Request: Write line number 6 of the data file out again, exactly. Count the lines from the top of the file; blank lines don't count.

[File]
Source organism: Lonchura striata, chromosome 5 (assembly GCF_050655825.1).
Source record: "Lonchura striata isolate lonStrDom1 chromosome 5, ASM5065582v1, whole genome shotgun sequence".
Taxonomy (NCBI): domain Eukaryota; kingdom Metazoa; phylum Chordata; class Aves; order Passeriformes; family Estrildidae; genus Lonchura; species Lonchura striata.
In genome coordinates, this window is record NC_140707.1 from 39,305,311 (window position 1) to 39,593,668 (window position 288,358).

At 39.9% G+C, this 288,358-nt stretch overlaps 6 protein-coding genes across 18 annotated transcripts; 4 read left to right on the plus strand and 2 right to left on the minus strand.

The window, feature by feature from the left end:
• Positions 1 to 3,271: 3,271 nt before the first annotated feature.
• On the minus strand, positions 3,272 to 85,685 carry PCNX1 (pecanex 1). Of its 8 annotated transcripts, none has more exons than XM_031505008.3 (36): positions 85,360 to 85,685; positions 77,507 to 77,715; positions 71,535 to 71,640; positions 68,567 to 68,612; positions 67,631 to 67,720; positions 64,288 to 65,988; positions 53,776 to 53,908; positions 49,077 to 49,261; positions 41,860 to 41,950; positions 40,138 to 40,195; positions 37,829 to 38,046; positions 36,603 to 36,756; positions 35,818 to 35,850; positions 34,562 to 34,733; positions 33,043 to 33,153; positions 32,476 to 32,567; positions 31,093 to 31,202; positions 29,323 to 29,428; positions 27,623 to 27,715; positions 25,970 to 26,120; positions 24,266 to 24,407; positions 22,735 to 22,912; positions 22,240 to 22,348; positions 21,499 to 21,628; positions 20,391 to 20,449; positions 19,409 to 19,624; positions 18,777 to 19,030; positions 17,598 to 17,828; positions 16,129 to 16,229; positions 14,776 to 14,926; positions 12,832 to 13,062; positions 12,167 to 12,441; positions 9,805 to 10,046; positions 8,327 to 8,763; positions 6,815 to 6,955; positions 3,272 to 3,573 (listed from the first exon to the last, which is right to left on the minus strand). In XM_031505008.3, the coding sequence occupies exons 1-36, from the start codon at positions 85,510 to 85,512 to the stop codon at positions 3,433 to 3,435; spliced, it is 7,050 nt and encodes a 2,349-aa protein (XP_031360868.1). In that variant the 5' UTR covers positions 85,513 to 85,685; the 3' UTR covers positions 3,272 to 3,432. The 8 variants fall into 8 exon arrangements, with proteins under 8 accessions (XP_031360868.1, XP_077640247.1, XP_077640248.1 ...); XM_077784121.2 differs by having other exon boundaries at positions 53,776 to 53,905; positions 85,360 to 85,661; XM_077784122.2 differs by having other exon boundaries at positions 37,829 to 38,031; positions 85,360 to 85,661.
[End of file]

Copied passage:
The window, feature by feature from the left end: